Nachtlicht mit Raspberry Pi Pico und WS2812B RGB LED - AZ-Delivery

After 5 years our gifted night turtle gave up the spirit and my children were very sad. Especially in the evening my children always enjoyed it when the turtle has illuminated the bedroom with adjustable brightness. As a maker and now a skillful designer with the 3D printer, I didn't want to miss the chance to build my own night light. The idea behind it was that the night light can be projected into the bedroom by means of transparent filament and, if necessary, simply expanded. So that Micropython, or Pyhton in general, is again a bit refreshed, everything should be created in this programming language. At the same time, I would like to show you how you can simply program a cancellation of buttons yourself without having to fall back on Micropython's functions.

Required hardware and software

The hardware for this test setup is relatively manageable, see Table 1.







Raspberry Pi Pico



Strip grid board



Neopixel ring with 32 WS2812


Neopixel ring with 12 WS2812B 50mm

Neopixel ring with 12 WS2812B 37mm

(then with a changed housing and adapted source code)



Hex distance owner



560 pieces of Breadboard Jumper Wires



Multiple M2 socket screws



Print button

Table 1: Hardware parts for the WS2812 night light

The Amazon links are particular examples, but with the neopixel ring, you should make sure that this has a maximum outer diameter of 104 mm! Otherwise, my housing provided will not fit. At the same time, I do not recommend using the nylon version for the hex spacers, but from brass. This saves you frustration in the case of the case when turning in.

In addition, you need soldering tools (soldering station, soldering, magnifying glass, etc.) and tools to edit the strip grid board (separate out and separate copper contact area).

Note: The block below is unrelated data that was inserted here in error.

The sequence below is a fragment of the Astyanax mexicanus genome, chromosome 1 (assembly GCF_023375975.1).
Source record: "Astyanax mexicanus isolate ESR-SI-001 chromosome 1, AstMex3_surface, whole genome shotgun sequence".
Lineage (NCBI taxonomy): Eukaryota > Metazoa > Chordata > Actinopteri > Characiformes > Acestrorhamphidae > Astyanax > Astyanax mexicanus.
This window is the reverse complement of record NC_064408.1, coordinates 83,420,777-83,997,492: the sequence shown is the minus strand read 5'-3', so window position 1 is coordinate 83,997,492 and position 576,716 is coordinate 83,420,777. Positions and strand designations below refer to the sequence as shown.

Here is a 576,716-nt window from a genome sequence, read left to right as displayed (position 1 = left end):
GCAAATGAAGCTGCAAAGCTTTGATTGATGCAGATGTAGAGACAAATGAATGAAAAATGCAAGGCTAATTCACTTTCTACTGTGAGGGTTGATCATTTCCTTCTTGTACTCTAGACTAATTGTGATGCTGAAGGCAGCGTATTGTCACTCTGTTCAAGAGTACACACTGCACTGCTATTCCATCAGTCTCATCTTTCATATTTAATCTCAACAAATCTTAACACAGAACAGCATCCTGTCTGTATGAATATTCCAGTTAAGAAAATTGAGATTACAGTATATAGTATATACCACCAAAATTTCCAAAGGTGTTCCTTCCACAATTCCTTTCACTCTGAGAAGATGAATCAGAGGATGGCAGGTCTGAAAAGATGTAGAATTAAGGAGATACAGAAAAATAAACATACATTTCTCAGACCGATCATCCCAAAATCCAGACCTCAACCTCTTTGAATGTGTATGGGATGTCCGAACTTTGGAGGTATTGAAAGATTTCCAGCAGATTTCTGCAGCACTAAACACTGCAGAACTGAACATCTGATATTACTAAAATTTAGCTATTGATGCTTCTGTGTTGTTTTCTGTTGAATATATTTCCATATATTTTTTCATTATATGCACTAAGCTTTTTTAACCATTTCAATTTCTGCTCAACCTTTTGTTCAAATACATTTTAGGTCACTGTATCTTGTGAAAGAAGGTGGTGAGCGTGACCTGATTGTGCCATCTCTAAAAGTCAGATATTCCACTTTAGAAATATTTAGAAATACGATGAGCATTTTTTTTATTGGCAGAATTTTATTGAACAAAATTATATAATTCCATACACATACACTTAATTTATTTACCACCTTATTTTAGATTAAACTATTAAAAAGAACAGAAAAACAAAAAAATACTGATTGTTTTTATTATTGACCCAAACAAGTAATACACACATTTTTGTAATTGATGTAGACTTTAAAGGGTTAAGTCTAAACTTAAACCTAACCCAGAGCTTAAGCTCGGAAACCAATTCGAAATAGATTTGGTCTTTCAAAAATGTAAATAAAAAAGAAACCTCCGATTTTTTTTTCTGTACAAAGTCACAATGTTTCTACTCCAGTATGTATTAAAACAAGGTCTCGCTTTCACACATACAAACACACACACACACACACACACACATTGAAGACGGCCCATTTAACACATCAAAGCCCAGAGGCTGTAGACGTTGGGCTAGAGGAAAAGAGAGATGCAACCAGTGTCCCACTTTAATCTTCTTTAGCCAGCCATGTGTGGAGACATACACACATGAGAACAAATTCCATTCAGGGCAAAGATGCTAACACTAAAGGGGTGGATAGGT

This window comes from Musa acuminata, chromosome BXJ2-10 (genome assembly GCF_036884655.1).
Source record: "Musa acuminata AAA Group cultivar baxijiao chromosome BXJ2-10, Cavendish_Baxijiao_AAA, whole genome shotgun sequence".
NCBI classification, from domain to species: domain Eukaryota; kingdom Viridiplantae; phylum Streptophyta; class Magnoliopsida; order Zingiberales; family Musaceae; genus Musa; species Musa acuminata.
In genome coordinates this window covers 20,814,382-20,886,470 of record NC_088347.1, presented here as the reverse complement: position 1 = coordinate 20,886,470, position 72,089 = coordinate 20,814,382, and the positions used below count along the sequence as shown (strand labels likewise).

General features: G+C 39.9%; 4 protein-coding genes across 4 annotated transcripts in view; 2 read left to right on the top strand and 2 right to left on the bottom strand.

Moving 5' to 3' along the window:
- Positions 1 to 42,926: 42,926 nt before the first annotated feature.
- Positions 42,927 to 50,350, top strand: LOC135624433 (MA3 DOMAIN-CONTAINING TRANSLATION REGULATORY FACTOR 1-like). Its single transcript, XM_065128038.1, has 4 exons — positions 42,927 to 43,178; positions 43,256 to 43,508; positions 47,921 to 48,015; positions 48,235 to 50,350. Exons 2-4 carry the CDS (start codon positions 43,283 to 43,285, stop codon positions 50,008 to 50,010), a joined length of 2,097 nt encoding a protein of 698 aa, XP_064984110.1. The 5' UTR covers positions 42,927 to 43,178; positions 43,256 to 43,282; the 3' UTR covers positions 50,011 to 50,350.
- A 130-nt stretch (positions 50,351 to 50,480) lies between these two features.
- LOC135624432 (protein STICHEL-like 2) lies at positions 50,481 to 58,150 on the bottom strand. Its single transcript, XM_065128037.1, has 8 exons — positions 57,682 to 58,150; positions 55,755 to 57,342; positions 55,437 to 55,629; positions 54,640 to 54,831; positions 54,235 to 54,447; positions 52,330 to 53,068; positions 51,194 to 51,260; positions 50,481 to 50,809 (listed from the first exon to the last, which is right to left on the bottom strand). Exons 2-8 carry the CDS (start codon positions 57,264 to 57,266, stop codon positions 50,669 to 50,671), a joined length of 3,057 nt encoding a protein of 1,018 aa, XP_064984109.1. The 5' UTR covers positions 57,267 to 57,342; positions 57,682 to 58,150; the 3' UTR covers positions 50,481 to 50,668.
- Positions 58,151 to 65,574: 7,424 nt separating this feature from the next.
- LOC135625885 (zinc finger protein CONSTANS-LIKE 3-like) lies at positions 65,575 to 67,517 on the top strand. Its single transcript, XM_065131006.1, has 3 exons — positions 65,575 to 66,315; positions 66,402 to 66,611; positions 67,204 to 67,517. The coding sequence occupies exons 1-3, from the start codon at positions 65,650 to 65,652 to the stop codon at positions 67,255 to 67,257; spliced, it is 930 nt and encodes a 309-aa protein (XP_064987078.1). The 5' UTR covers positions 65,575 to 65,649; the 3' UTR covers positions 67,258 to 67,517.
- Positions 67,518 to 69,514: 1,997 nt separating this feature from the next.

If you want to use my model for the night light, you need a 3D printer and filament. The best thing has proven to be a black filament for the floor and transparent for all other parts.

So that you can use and modify the program later, please use the program Thonny, which is available for all common operating systems (and the Raspberry Pi). Our author Andreas Wolter has a good Entry blog written that explains the basic facility. The Series of contributions From Bernd Albrecht on the same topic is a little more detailed.

The basic idea for the night light and the components

As mentioned at the beginning of this post, I needed a quick solution for my children for a new night light. The old projected sea waves onto the ceiling with an engine and LEDs. But I wanted more color and the room in soft gentle tones with not too hectic changes in color. In order for this to work, I needed a solid surface and used the strip grid board to which the PICO and the plugs for further hardware should be soldered. The outer walls had to be transparent and offer space for the WS2812 neopixel ring. This is used on the top of the housing. The highlight is that the lid should be interchangeable. Because I will already prepare the board so that other sensors can be used. This can be a PIR motion detector, for example.

With these ideas in my head and some Fusion 360, I created my housing, see Image 1.

Figure 1: The ready -made housing in fusion 360

Image 1: The ready-made housing in Fusion 360

In order for it to work, the soil had to be created so that the pico and strip grid board could be installed. In my case, the circuit board must be round because the floor has exactly this shape, see Image 2.

Figure 2: The bottom of the night light

Image  2: The bottom of the night light

In order for the PICO to do justice to its task later, the cabling must first be made, see Image 3. At this point, I have not yet planned another PIN for the approximation sensor, but it has been added during my soldering work. This cannot, therefore, be seen in the basic wiring.

Figure 3: The basic scheme of the wiring

Image 3: The basic scheme of the wiring

Despite the manageable cabling, the board was soldered quite extensively in the end, than expected, see Image 4. Last but not least, I had to make sure that the boreholes are sitting in the right place. A corresponding drawing to set the holes correctly can be found in my Repository.

Figure 4: Raspberry Pi Pico soldered with all adapters

Image 4: Raspberry Pi Pico soldered with all adapters

As to be seen in Image 5, I decided against the connections to the button and later. even to make a motion detector via directly soldered points.

Figure 5: Board with all plugs mounted on the base plate

Image 5: Board with all plugs mounted on the base plate

Instead, I used JST-XH connectors, which I can quickly and easily exchange connections. I have to mention that the plugs then have to be crimped here, but with a bit of practice it also succeeds.